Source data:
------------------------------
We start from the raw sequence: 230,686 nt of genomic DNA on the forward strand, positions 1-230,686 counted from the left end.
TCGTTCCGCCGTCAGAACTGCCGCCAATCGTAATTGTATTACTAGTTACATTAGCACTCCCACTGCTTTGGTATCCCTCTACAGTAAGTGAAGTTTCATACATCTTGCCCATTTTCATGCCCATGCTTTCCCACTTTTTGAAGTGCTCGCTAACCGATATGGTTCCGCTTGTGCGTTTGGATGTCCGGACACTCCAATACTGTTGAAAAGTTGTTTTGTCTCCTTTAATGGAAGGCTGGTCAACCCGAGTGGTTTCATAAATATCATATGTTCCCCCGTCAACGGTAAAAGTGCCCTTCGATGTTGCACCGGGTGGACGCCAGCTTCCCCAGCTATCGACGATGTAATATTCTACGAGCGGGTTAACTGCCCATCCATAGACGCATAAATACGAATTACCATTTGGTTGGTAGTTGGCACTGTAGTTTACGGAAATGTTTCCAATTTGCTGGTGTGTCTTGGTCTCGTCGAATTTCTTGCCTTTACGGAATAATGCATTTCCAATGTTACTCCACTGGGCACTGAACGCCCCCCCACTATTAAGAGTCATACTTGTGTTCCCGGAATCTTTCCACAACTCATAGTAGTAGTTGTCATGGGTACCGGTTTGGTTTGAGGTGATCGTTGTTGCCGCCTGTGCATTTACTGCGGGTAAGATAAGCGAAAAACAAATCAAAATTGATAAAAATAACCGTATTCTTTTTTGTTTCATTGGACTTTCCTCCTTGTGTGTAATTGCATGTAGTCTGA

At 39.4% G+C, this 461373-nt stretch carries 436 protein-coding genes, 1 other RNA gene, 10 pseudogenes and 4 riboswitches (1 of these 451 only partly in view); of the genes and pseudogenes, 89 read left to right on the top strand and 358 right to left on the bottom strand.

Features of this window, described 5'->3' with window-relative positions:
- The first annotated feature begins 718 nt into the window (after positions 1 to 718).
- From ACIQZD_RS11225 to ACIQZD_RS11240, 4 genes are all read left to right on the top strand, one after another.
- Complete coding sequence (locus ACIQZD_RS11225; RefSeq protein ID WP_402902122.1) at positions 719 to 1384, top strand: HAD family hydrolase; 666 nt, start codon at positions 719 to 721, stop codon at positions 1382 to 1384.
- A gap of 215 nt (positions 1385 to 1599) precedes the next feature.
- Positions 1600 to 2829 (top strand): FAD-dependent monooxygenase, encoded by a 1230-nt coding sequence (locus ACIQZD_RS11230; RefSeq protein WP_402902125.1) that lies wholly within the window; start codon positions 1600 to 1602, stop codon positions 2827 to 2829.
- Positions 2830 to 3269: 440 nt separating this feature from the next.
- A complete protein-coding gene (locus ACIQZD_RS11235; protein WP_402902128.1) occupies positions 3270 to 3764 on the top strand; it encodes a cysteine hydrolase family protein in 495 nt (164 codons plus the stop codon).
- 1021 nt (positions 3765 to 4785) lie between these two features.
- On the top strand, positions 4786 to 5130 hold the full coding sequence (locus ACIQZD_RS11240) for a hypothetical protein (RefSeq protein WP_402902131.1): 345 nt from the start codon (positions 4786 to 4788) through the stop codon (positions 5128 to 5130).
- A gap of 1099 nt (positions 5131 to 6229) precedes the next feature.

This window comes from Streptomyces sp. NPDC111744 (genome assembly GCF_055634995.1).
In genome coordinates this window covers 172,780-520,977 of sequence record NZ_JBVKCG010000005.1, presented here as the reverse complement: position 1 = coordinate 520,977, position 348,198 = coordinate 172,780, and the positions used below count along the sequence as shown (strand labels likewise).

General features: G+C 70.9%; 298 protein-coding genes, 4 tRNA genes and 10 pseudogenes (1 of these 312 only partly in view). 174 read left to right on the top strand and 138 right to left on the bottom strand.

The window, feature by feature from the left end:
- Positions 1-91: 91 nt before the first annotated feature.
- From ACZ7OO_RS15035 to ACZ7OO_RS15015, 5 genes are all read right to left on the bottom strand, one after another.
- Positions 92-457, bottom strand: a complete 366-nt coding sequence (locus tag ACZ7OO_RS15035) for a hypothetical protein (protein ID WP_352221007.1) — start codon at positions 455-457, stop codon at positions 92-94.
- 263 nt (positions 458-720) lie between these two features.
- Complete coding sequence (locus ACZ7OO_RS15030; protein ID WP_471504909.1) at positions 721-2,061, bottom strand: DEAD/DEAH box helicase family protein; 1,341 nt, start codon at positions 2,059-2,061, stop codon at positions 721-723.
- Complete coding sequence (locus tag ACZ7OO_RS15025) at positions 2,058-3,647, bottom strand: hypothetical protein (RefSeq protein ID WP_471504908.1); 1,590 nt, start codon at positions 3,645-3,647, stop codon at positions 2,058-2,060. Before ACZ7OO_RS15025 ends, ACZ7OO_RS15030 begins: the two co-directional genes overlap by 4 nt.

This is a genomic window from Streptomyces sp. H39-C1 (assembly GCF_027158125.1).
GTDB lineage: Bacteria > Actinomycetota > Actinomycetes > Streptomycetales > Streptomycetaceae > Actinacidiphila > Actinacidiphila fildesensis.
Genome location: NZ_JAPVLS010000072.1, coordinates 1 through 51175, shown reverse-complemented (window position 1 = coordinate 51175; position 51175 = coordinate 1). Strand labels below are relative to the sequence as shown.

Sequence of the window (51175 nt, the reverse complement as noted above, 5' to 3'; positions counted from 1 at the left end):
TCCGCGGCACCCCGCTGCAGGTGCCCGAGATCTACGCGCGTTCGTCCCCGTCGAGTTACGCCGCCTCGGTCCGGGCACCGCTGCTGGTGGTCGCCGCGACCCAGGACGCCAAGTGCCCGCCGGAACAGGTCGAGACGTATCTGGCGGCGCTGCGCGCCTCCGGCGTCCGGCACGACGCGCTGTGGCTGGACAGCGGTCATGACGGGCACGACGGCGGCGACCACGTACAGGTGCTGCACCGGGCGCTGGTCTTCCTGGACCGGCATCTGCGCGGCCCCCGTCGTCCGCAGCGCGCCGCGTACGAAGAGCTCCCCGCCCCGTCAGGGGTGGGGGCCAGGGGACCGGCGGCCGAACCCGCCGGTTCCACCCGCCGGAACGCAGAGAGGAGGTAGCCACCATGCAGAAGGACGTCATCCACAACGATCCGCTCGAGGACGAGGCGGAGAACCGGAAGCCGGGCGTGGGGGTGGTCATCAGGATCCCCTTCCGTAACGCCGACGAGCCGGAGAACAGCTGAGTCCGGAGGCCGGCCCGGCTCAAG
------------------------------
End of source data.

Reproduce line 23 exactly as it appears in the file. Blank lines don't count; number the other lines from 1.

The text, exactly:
- Complete coding sequence (locus ACZ7OO_RS15030; protein ID WP_471504909.1) at positions 721-2,061, bottom strand: DEAD/DEAH box helicase family protein; 1,341 nt, start codon at positions 2,059-2,061, stop codon at positions 721-723.